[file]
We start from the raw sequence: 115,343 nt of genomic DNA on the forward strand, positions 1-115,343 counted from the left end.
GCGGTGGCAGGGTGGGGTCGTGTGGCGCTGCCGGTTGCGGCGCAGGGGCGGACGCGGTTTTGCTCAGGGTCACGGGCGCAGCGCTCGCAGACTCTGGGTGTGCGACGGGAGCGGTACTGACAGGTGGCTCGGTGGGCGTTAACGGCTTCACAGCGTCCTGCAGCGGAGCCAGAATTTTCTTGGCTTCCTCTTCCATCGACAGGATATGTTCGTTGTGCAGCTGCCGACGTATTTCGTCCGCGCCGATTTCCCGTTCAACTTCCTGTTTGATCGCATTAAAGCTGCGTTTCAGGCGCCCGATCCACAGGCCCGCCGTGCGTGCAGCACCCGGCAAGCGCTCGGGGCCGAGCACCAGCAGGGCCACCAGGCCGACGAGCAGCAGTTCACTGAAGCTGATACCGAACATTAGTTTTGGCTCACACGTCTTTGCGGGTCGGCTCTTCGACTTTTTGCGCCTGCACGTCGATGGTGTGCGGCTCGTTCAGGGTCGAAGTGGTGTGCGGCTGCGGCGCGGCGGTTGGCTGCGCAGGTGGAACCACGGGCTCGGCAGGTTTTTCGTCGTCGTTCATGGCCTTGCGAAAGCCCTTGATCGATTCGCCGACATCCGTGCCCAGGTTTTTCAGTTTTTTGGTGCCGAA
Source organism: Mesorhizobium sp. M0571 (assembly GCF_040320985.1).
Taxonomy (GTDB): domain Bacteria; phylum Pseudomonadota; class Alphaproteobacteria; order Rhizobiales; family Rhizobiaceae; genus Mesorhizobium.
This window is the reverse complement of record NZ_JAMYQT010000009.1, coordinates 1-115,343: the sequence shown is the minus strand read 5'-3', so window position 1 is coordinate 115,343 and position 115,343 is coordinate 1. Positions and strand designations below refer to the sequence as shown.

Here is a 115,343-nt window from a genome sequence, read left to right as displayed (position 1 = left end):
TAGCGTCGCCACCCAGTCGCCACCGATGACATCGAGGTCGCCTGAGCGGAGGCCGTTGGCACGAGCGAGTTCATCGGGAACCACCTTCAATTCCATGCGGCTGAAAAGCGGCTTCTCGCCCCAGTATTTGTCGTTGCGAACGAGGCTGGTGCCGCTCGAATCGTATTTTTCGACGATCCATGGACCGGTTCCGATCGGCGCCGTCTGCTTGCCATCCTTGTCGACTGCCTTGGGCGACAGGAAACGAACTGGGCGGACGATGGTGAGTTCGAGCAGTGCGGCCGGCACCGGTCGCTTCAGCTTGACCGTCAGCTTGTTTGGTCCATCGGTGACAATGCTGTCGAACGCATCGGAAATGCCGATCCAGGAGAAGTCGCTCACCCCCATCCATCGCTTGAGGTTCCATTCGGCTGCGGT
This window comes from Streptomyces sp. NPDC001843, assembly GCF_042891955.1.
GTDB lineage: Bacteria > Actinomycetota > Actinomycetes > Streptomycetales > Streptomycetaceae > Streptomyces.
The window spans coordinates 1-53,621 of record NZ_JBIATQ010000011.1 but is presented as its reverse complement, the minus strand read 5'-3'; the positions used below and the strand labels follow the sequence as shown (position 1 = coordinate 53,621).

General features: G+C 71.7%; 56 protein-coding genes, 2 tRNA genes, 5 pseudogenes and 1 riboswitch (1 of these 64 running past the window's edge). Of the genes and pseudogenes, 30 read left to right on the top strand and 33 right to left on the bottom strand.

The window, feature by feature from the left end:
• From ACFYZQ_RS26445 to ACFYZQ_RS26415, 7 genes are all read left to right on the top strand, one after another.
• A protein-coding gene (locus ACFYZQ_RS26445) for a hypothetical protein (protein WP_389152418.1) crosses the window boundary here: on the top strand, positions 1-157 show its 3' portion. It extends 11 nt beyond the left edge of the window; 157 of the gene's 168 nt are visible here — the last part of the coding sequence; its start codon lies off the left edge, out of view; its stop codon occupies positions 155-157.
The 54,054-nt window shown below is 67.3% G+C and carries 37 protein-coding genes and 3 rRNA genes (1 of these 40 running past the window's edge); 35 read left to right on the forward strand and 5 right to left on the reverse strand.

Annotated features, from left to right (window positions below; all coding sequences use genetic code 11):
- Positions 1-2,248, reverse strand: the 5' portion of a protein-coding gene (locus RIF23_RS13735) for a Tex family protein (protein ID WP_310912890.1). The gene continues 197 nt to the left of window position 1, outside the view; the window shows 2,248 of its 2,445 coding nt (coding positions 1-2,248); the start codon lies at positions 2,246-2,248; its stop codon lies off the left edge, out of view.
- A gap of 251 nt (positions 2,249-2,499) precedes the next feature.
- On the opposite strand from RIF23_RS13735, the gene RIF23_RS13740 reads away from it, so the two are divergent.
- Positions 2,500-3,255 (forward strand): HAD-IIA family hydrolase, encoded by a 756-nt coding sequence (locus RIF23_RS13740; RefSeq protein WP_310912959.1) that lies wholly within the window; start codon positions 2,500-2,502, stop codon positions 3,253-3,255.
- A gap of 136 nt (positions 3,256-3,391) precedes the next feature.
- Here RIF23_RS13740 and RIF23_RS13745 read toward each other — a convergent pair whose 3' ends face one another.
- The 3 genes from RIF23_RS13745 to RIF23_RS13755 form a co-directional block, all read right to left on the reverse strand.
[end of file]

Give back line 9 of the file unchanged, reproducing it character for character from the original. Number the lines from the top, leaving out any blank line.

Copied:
GTDB lineage: Bacteria > Actinomycetota > Actinomycetes > Streptomycetales > Streptomycetaceae > Streptomyces.